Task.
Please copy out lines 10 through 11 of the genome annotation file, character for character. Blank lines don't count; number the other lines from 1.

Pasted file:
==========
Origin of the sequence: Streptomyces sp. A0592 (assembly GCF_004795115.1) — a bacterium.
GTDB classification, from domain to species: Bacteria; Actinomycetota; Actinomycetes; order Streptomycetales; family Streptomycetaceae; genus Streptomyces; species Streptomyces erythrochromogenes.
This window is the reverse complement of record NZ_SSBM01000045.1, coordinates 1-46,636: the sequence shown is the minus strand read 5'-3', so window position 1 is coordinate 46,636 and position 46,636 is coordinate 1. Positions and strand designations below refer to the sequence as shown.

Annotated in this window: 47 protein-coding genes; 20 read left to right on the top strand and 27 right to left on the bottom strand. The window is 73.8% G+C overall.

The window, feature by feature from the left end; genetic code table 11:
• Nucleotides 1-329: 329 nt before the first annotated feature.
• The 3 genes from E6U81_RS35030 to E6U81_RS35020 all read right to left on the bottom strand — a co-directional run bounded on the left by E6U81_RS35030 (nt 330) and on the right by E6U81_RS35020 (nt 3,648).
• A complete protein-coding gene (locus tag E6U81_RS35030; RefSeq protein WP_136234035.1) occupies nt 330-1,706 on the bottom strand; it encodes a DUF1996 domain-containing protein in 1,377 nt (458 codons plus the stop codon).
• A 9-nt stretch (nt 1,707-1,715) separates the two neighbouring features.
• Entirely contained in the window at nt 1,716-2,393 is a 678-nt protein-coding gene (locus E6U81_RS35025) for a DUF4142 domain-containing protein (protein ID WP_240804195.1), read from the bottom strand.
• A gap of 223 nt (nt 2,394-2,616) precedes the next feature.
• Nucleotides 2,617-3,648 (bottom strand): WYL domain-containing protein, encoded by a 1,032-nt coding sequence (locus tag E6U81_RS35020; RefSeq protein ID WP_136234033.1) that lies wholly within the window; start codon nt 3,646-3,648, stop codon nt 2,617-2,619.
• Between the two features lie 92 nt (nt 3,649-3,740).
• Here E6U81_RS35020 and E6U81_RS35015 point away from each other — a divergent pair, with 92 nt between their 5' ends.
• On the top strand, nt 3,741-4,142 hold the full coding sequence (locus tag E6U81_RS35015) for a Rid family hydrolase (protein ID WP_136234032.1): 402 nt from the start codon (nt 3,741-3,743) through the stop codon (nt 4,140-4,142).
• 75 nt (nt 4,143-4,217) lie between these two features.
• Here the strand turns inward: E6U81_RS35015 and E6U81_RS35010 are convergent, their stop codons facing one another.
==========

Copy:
• Entirely contained in the window at nt 1,716-2,393 is a 678-nt protein-coding gene (locus E6U81_RS35025) for a DUF4142 domain-containing protein (protein ID WP_240804195.1), read from the bottom strand.
• A gap of 223 nt (nt 2,394-2,616) precedes the next feature.